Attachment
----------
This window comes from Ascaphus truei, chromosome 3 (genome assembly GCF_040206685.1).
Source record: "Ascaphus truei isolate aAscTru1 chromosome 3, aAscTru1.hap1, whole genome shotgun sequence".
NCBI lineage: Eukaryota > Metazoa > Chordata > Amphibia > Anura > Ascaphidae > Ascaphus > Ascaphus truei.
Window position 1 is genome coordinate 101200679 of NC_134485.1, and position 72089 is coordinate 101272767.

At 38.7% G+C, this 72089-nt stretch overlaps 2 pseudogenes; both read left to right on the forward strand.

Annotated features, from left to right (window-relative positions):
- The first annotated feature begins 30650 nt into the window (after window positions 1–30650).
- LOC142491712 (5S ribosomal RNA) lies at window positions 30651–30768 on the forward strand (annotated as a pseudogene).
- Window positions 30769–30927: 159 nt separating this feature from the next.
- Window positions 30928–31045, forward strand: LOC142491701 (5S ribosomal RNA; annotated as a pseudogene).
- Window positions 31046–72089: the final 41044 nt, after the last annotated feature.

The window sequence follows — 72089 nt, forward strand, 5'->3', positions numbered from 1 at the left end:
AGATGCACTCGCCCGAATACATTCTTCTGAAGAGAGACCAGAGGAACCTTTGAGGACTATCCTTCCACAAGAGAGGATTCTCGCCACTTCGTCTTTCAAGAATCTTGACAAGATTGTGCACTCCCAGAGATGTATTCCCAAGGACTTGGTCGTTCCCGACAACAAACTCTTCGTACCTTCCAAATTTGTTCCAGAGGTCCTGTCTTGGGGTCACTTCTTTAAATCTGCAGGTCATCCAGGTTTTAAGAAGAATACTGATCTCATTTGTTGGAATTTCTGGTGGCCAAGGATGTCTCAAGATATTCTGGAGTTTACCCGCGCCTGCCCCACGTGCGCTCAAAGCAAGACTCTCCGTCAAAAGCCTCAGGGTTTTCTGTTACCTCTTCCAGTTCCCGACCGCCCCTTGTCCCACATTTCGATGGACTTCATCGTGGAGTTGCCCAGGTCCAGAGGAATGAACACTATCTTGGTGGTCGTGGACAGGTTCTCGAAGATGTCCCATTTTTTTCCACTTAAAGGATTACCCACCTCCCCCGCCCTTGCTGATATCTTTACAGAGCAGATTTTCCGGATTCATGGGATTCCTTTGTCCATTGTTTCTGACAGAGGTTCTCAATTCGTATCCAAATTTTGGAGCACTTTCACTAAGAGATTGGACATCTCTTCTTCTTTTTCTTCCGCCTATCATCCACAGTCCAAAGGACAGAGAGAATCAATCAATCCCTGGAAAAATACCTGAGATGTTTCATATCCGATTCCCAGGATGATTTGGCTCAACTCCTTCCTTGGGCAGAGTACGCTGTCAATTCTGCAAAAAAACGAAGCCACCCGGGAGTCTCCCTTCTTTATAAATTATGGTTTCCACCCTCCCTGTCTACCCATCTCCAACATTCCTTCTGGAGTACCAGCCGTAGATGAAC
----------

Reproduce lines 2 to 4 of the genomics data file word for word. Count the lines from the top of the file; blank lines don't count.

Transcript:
Source record: "Ascaphus truei isolate aAscTru1 chromosome 3, aAscTru1.hap1, whole genome shotgun sequence".
NCBI lineage: Eukaryota > Metazoa > Chordata > Amphibia > Anura > Ascaphidae > Ascaphus > Ascaphus truei.
Window position 1 is genome coordinate 101200679 of NC_134485.1, and position 72089 is coordinate 101272767.